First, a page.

Ashton Marra Published

Senate Committee Makes Change to Concealed Carry Bill


Over two days, the Judiciary Committee considered and approved some changes to House Bill 4145. 

In its current form, the bill would remove both the permitting and safety training requirements to carry a concealed weapon in the state. It would allow 18 to 21-year-olds to obtain a provisional permit to carry concealed.

The House bill also includes increased penalties for people who unlawfully carry a gun or use a weapon to commit a crime. 

The Senate committee’s amended bill removes the $100 tax credit members of the House of Delegates included for people who go through the permitting process after the legal requirement is removed.

Wednesday, members considered an amendment presented by Senator Herb Snyder. The change would require anyone carrying concealed without a permit declare to a law enforcement officer that they had a gun when stopped or detained.

“We’ve all been contacted by a lot of people about this, but without exception the law enforcement community, the Sheriff’s Association, realizes this bill is going to pass,” Snyder told his fellow committee members. “This is the one single item repeated over and over by the contacts from law enforcement that I’ve had that law enforcement would like to have in the bill.”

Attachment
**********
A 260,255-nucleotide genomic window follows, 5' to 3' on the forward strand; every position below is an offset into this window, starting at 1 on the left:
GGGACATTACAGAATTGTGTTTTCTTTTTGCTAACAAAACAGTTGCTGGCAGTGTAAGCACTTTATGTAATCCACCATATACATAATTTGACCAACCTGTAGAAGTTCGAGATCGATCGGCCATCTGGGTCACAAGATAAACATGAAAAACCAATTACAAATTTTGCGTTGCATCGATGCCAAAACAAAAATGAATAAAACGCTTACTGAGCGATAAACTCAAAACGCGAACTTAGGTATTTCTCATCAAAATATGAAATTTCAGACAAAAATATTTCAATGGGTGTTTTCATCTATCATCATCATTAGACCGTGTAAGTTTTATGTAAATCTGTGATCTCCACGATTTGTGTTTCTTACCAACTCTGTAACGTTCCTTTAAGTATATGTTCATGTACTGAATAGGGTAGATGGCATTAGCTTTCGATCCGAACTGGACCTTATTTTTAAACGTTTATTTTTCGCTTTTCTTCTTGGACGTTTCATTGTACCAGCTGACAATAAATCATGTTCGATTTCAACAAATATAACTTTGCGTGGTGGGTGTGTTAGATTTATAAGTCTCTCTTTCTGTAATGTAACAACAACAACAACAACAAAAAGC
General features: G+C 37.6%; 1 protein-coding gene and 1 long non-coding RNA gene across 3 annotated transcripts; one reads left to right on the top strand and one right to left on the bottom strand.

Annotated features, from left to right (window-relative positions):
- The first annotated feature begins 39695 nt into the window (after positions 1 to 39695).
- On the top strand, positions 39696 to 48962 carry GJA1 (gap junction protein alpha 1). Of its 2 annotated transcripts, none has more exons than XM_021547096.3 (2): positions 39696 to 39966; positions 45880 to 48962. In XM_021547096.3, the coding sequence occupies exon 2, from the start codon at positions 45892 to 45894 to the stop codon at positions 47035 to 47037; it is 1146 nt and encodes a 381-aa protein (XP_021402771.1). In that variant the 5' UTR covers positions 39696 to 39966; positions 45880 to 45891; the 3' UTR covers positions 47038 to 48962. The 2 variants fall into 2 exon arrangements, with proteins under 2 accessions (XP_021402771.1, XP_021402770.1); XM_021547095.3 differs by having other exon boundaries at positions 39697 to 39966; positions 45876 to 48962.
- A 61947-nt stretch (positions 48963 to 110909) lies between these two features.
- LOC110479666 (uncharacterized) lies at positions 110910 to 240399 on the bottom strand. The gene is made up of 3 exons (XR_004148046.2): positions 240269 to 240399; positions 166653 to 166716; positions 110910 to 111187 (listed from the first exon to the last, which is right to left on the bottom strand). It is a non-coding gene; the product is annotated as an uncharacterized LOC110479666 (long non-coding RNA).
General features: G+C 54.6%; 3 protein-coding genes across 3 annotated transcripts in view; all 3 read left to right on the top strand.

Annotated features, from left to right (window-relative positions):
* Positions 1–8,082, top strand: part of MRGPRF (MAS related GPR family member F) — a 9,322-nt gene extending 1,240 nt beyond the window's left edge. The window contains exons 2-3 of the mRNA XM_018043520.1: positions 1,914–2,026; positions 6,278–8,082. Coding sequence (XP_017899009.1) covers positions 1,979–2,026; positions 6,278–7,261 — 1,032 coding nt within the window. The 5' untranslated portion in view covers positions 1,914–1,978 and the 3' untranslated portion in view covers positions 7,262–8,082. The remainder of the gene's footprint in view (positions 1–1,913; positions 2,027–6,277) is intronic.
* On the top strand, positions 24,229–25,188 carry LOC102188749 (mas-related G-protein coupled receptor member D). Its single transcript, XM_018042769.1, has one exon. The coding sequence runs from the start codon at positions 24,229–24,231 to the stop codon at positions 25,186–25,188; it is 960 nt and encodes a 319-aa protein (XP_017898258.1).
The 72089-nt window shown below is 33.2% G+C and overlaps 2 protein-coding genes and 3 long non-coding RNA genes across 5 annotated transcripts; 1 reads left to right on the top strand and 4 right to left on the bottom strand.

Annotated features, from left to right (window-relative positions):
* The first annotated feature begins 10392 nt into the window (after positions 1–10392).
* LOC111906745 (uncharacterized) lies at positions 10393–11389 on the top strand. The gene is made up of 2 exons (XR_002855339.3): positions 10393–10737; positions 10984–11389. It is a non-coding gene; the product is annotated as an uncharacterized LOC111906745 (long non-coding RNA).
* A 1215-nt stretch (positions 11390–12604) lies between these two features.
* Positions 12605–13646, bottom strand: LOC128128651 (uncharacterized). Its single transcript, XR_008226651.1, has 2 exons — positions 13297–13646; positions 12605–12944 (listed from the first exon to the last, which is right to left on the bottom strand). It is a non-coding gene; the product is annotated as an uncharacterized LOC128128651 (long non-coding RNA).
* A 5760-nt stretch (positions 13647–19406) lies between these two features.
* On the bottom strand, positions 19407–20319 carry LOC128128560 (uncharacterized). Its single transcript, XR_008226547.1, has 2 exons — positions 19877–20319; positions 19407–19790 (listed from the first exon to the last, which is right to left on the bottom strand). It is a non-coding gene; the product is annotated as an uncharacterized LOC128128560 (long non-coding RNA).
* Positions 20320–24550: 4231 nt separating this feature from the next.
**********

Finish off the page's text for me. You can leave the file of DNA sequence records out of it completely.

The amendment failed.

An amendment to prohibit the carrying of a concealed weapon in an establishment that serves alcohol was also rejected by the committee, but the bill as amended was approved and will go to the full Senate for its consideration.

Members of the House have already approved the bill, but since Senators have made changes, the bill will have to go back to the House for another vote. If Delegates do not accept the Senate changes, the  bill will go to a conference committee, which some members of the Senate say is likely.